ASTORIA – “One word alone repays you for the labor of our lives – Love.” Those words are inscribed on the statue of Sophocles that graces Athens Square Plaza in the heart of Astoria. It is the ultimate irony that Dennis Syntilas was not present when it was unveiled on March 4, because those words convey the essence of a life that ended too soon, just two months earlier, on January 7. And, because he was there for the dedication of statues of the great playwright’s fellow Greek geniuses, Aristotle and Socrates, and the goddess Athena.
On October 17, a brilliant autumn day when the few clouds above never threatened rain, the pavement of the park that was born of Syntilas’ vision was watered by the tears streaming from the eyes of those who worked with and were inspired by him at the ceremony that named the street fronting the Plaza, which serves as a cultural center and recreational hub in Astoria and become a beacon of Hellenism “Dennis Syntilas Way.”
New York City Councilman Costa Constantinides, who was instrumental in the co-naming, welcomed those who gathered “to honor the great legacy of Dennis Syntilas, the quintessential Greek-American…and his legacy of service and giving back.” He then introduced Father Nectarous Papazafiropoulos, Dean of St. Demetrios Cathedral, who offered an opening prayer.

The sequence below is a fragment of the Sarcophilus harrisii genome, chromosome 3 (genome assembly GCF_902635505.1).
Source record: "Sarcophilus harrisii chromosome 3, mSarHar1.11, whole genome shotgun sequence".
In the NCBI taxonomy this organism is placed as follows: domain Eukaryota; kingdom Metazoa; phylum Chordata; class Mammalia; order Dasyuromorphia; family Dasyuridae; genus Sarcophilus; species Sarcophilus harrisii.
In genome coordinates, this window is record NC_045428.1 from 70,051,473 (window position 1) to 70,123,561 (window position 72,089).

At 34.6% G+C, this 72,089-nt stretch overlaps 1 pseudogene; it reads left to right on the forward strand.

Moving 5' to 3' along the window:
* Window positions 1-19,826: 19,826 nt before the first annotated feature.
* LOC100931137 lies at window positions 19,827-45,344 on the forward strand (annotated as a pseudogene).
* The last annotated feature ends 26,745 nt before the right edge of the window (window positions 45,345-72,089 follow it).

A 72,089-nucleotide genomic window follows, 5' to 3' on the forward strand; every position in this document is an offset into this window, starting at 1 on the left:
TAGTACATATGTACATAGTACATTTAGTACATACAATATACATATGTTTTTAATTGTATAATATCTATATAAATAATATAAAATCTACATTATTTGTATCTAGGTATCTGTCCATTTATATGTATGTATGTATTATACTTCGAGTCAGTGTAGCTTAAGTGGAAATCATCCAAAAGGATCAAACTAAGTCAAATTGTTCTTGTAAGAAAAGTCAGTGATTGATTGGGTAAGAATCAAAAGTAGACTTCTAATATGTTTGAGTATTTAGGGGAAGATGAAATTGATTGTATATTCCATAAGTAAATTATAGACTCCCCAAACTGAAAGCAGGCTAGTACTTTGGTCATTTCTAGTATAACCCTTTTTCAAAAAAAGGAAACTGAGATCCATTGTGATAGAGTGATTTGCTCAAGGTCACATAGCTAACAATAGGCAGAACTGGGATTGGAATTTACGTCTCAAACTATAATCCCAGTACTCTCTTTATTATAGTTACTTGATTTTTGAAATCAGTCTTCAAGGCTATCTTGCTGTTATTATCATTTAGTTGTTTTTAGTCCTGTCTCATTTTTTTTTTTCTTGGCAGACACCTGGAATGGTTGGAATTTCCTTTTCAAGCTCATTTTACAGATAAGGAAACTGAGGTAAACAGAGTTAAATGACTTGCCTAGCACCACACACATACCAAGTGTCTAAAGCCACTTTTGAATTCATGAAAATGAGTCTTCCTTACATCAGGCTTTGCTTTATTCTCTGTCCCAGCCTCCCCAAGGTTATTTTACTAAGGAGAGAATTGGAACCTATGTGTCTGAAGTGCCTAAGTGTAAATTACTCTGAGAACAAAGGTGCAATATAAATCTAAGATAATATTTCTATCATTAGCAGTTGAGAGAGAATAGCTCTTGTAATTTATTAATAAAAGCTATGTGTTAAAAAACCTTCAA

Arriving in the United States in 1956, Syntilas established roots here while supporting his family back in Greece and proceeded to not only build a good life for himself and his family, but to create organizations that enhanced the lives of others. But he knew that individuals could not move mountains alone and that one does not live forever, so he shared the credit and the spotlight for his accomplishments with the talented and energetic men he gathered around him, and supported and inspired the next generation of leaders.
Syntilas founded the Greek American Homeowners Association with two Georges: Alexiou, and Kitsios and after articulating his vision for an urban park that was a slice of Greece in Astoria he established the Athens Square Committee with two more Georges, Delis and Stamatiades. The Committee made Athens Square a reality.
Not all of the Park’s fathers were Greek, or were named George. Former NYC Council Speaker Peter Vallone, Sr. was vital to the process – and made the first donation to the cause.
The Association provided vital information and gave a voice to immigrants trying to realize their hopes for their families, scholarships to their children, and Thanksgiving Day meals to those for whom the American dream was more elusive.
Syntilas’ daughter Vayia, with tears in her eyes, spoke on behalf of her family as she held he son Dimitris’ hand and as her mother, Rita, and her husband, George Apergis, who grew up at Three Hierarchs in Brooklyn, looked on.
Dimitri turned tears into cheers when he pulled the cord that unveiled the street sign that honored the memory of his pappou.